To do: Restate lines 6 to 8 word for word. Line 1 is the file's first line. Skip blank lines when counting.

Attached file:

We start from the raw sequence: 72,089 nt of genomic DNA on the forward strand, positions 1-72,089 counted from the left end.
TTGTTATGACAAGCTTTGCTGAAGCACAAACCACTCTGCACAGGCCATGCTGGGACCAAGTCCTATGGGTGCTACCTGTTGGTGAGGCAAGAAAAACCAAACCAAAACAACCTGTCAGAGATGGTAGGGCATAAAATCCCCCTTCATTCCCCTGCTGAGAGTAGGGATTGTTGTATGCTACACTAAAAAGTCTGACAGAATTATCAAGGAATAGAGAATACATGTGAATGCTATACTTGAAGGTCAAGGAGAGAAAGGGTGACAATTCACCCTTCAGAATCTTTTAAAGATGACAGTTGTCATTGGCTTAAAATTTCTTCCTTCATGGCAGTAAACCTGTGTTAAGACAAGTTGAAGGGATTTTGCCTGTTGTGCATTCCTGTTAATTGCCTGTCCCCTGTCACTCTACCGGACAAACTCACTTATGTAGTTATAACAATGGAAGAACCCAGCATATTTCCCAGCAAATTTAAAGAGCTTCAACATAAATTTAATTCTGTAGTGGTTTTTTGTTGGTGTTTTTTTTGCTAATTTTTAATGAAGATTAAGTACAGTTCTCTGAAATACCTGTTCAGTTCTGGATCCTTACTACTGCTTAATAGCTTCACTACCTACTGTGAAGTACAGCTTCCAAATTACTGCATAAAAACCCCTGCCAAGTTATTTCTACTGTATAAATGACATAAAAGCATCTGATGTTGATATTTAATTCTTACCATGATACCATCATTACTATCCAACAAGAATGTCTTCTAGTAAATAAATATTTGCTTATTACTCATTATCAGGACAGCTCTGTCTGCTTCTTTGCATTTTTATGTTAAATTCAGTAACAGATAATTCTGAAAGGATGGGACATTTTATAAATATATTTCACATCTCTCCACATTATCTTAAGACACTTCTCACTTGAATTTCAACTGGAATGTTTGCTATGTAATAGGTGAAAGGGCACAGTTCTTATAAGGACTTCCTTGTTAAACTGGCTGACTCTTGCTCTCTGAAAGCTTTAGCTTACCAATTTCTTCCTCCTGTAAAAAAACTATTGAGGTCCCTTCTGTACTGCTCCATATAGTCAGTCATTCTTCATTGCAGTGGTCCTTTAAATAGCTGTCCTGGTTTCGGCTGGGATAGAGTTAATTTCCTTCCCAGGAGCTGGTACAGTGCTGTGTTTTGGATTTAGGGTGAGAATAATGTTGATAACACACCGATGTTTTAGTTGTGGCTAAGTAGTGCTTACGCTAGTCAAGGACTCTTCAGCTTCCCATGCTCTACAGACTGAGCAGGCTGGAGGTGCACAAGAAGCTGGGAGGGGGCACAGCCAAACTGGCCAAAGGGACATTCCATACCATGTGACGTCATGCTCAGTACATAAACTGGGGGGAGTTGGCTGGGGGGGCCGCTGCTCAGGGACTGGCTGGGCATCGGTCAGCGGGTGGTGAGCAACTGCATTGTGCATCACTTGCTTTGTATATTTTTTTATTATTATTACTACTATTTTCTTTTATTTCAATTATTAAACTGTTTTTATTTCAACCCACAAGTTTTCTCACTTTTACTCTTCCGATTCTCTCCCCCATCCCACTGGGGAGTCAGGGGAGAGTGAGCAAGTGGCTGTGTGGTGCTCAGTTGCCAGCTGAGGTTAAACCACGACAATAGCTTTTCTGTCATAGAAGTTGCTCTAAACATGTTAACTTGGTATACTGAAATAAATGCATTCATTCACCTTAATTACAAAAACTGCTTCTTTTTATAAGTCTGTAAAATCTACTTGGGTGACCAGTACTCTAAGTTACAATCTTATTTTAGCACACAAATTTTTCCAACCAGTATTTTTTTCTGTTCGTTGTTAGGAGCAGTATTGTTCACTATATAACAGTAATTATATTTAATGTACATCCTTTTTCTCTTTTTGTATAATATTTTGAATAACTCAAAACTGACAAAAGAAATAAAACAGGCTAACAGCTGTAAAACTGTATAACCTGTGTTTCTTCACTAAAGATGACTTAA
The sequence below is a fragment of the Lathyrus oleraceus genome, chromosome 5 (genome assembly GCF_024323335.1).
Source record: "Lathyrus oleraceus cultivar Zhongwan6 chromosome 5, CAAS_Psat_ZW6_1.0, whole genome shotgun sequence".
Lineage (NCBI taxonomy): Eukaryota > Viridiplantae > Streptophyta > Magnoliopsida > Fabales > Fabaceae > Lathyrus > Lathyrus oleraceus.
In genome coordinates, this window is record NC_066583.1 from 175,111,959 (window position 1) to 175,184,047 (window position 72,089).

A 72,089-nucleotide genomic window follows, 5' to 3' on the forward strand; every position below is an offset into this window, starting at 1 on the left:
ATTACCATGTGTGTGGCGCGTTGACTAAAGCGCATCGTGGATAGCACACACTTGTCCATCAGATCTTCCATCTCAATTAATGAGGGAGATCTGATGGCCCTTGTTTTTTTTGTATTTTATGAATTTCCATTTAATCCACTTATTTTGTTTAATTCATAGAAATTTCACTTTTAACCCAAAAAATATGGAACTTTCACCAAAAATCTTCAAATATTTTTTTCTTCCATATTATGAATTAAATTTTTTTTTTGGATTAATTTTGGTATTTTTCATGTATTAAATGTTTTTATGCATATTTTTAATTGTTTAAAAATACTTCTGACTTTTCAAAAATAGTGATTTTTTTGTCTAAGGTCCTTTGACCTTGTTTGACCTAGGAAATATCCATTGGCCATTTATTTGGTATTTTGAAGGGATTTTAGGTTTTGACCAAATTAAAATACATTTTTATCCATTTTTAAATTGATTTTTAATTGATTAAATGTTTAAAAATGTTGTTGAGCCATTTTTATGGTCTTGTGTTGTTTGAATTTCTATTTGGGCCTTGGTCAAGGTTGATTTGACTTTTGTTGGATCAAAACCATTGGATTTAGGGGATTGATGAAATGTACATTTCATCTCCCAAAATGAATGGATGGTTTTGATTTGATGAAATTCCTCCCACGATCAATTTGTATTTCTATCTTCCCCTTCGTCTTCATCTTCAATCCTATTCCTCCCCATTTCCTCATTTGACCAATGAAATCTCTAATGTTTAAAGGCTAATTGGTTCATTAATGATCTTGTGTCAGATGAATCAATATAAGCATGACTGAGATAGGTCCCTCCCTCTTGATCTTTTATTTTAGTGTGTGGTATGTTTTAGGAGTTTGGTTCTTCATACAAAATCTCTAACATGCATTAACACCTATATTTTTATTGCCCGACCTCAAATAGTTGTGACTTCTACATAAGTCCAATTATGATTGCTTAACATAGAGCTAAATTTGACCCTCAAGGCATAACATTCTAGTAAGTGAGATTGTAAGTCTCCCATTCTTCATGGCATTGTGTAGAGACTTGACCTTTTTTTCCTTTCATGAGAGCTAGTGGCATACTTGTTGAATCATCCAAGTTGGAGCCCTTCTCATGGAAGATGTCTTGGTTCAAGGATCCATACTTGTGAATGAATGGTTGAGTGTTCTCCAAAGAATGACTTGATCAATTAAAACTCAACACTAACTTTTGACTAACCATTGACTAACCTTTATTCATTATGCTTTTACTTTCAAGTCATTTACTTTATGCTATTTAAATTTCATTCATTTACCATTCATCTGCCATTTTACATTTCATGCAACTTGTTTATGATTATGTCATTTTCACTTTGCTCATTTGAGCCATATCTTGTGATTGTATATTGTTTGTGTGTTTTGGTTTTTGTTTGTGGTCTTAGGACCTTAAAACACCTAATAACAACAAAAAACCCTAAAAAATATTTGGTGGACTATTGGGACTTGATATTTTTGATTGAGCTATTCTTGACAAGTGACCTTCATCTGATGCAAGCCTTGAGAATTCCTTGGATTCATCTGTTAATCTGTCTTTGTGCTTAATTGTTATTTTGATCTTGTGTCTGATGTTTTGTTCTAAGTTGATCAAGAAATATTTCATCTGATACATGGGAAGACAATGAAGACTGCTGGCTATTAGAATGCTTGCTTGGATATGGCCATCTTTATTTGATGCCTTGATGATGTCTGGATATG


In genome coordinates, this window is record NC_066583.1 from 175,111,959 (window position 1) to 175,184,047 (window position 72,089).

A 72,089-nucleotide genomic window follows, 5' to 3' on the forward strand; every position below is an offset into this window, starting at 1 on the left:
ATTACCATGTGTGTGGCGCGTTGACTAAAGCGCATCGTGGATAGCACACACTTGTCCATCAGATCTTCCATCTCAATTAATGAGGGAGATCTGATGGCCCTTGTTTTTTTTGTATTTTATGAATTTCCATTTAATCCACTTATTTTGTTTAATTCATAGAAATTTCACTTTTAACCCAAAAAATATGGAACTTTCACCAAAAATCTTCAAATATTTTTTTCTTCCATATTATGAATTAAATTTTTTTTTTGGATTAATTTTGGTATTTTTCATGTATTAAATGTTTTTATGCATATTTTTAATTGTTTAAAAATACTTCTGACTTTTCAAAAATAGTGATTTTTTTGTCTAAGGTCCTTTGACCTTGTTTGACCTAGGAAATATCCATTGGCCATTTATTTGGTATTTTGAAGGGATTTTAGGTTTTGACCAAATTAAAATACATTTTTATCCATTTTTAAATTGATTTTTAATTGATTAAATGTTTAAAAATGTTGTTGAGCCATTTTTATGGTCTTGTGTTGTTTGAATTTCTATTTGGGCCTTGGTCAAGGTTGATTTGACTTTTGTTGGATCAAAACCATTGGATTTAGGGGATTGATGAAATGTACATTTCATCTCCCAAAATGAATGGATGGTTTTGATTTGATGAAATTCCTCCCACGATCAATTTGTATTTCTATCTTCCCCTTCGTCTTCATCTTCAATCCTATTCCTCCCCATTTCCTCATTTGACCAATGAAATCTCTAATGTTTAAAGGCTAATTGGTTCATTAATGATCTTGTGTCAGATGAATCAATATAAGCATGACTGAGATAGGTCCCTCCCTCTTGATCTTTTATTTTAGTGTGTGGTATGTTTTAGGAGTTTGGTTCTTCATACAAAATCTCTAACATGCATTAACACCTATATTTTTATTGCCCGACCTCAAATAGTTGTGACTTCTACATAAGTCCAATTATGATTGCTTAACATAGAGCTAAATTTGACCCTCAAGGCATAACATTCTAGTAAGTGAGATTGTAAGTCTCCCATTCTTCATGGCATTGTGTAGAGACTTGACCTTTTTTTCCTTTCATGAGAGCTAGTGGCATACTTGTTGAATCATCCAAGTTGGAGCCCTTCTCATGGAAGATGTCTTGGTTCAAGGATCCATACTTGTGAATGAATGGTTGAGTGTTCTCCAAAGAATGACTTGATCAATTAAAACTCAACACTAACTTTTGACTAACCATTGACTAACCTTTATTCATTATGCTTTTACTTTCAAGTCATTTACTTTATGCTATTTAAATTTCATTCATTTACCATTCATCTGCCATTTTACATTTCATGCAACTTGTTTATGATTATGTCATTTTCACTTTGCTCATTTGAGCCATATCTTGTGATTGTATATTGTTTGTGTGTTTTGGTTTTTGTTTGTGGTCTTAGGACCTTAAAACACCTAATAACAACAAAAAACCCTAAAAAATATTTGGTGGACTATTGGGACTTGATATTTTTGATTGAGCTATTCTTGACAAGTGACCTTCATCTGATGCAAGCCTTGAGAATTCCTTGGATTCATCTGTTAATCTGTCTTTGTGCTTAATTGTTATTTTGATCTTGTGTCTGATGTTTTGTTCTAAGTTGATCAAGAAATATTTCATCTGATACATGGGAAGACAATGAAGACTGCTGGCTATTAGAATGCTTGCTTGGATATGGCCATCTTTATTTGATGCCTTGATGATGTCTGGATATG